REVOLUTIONARY ROAD & SLUMDOG

Well, I caught up on some of the Oscar nominated movies recently.

I saw REVOLUTIONARY ROAD, the new Sam Mendes movie (he also directed AMERICAN BEAUTY), starring his wife. Kate Winslet. It also stars Leonardo DiCaprio as her husband, so in a way it’s like a TITANIC reunion. But man, this movie is as far away from the fluff of TITANIC as you can get. Based on the novel by Richard Yates, REVOLUTIONARY ROAD is a story about the American dream, and the kind of people who want something more out of life. As April and Frank Wheeler, Winslet and DiCaprio play a couple in the 1950s who just aren’t happy with their traditional roles. He has a job he hates in the city, which at least seems to pay the bills okay. They have a nice house in the suburbs.She’s a housewife and mother of two. And yet, they both have these yawning chasms in their souls. The life of conformity and doing exactly what is expected of you just doesn’t satisfy them. So they decide to do something really radical and move to Paris.

Before they can actually go through with their plans, a series of roadblocks starts popping up, making them realize how trapped they truly are. Winslet is especially tragic (although the way her character so easily gives up her acting career early on, after a few bad experiences, seemed a bit hard to swallow, considering April’s strength and determination later on).

This movie deserved more attention from the Oscars, but only got an acting nomination for Michael Shannon as John Givings, a mathematician who has had a nervous breakdown and who is the son of one of the Wheelers’ neighbors who comes for visits. Because he is considered a freak for having mental illness (the stigma back then was a lot worse than it is now), he is the only character who is allowed to really say what’s on his mind, and he’s great in the role. But DiCaprio, and especially Winslet, also deserved Oscar nods for this one.

A powerful little movie. And it will hit a nerve if you’re one of those people who isn’t quite satisfied with the way things are.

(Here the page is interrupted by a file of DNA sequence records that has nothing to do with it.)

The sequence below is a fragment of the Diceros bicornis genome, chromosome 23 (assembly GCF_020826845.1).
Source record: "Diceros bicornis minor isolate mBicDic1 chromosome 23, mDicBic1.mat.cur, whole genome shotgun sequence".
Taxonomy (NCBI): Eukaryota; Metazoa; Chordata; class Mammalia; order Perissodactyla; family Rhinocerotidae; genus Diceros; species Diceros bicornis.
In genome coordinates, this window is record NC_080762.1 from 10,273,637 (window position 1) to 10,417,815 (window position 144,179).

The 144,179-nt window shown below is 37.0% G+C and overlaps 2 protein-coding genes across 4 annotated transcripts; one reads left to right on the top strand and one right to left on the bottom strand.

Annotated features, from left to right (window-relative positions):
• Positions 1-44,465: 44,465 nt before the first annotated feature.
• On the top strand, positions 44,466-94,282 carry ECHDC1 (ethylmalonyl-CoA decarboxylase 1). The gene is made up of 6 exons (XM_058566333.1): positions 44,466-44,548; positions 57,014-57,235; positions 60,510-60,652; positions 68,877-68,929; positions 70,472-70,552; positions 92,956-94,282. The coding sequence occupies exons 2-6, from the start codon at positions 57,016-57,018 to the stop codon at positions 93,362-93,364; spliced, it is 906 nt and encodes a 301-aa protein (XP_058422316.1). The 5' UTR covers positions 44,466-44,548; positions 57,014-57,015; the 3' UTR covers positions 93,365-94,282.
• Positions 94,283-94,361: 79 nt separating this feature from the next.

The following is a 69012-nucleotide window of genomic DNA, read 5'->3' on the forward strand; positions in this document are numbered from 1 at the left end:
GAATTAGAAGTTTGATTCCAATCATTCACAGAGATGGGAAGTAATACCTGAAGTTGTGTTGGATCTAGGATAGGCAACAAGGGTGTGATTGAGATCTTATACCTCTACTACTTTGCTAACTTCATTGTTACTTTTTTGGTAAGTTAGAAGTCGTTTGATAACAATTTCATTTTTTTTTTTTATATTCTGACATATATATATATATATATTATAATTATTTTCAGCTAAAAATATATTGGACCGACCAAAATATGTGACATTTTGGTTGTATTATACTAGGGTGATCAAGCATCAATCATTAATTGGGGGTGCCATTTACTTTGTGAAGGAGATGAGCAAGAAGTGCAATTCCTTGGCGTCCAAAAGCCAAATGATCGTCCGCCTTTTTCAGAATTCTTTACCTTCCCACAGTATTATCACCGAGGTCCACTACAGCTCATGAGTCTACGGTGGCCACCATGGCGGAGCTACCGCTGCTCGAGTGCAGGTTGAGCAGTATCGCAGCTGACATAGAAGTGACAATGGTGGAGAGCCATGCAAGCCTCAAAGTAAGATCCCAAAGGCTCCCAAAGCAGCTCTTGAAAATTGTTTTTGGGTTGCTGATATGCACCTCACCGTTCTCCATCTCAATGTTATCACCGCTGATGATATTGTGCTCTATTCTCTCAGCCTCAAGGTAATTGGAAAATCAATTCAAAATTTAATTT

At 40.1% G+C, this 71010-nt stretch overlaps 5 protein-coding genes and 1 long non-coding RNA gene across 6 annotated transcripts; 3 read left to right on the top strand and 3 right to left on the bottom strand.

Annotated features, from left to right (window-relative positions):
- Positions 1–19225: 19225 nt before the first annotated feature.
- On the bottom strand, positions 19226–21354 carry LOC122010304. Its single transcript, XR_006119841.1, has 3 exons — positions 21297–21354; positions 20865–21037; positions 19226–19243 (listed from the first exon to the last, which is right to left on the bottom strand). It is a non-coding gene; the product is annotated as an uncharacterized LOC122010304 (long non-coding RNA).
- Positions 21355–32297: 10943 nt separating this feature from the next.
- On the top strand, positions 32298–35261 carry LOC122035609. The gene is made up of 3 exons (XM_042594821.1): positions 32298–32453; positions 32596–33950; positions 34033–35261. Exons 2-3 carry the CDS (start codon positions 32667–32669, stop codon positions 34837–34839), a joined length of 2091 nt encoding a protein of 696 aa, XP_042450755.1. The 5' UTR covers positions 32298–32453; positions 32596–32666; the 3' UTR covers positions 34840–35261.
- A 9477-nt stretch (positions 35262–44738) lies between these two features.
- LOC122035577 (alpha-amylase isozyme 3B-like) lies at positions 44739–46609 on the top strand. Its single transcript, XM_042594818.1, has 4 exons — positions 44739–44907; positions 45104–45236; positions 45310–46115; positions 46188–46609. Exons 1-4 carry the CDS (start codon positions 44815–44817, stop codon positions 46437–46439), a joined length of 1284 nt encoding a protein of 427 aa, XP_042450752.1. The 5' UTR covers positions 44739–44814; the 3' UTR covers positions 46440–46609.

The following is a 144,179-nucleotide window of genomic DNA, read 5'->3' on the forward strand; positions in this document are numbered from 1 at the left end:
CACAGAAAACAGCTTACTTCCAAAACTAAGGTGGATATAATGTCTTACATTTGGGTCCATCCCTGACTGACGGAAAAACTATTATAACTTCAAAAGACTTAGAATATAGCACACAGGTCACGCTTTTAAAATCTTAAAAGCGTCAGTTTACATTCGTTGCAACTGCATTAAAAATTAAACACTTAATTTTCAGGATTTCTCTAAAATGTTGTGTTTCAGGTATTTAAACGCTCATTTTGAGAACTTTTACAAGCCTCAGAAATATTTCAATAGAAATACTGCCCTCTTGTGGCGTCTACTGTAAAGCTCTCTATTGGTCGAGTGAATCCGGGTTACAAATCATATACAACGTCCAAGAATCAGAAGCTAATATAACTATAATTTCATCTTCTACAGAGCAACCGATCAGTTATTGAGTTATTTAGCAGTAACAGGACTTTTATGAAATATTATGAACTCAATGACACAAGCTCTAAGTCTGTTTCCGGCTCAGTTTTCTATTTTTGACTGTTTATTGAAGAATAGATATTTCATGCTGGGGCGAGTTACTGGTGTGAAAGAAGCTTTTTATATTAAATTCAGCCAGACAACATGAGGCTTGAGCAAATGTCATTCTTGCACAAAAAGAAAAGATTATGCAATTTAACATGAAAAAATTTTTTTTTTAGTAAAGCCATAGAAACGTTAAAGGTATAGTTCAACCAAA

The other big Oscar film I saw recently was SLUMDOG MILLIONAIRE. It’s about a poor kid from the ghettos of India who goes on the Indian version of the show WHO WANTS TO BE A MILLIONAIRE and makes it all the way to the end. The people in charge are sure he is cheating and torture him, but as the movie unfolds, Jamal Malik (Dey Patel) reveals to a policeman how he knew the answers, taking us through a lifetime of poverty and violence that includes his mother being clubbed to death because of her religion, a group of men who force children to work as beggars to earn money, and vicious gangsters.


Jamal’s own brother, Salim, becomes a violent gang enforcer, and Latika, a girl he befriends as a child and who becomes the love of his life, is lost to him at least three times before he finally finds her as an adult.

The use of the inane MILLIONAIRE show struck me as annoying at first, but as the movie went on, it was used in a very clever way to reveal key story points in Jamal’s past. And while certain parts of the plot seem a little too coincidental, director Danny Boyle (who also gave us TRAINSPOTTING and 28 DAYS LATER) somehow makes it all work. I thought this was an entertaining and powerful film – better than I expected.

I still wish THE WRESTLER and REVOLUTIONARY ROAD had received more nominations. But I’ll be curious to see what movie wins big at Oscar time.

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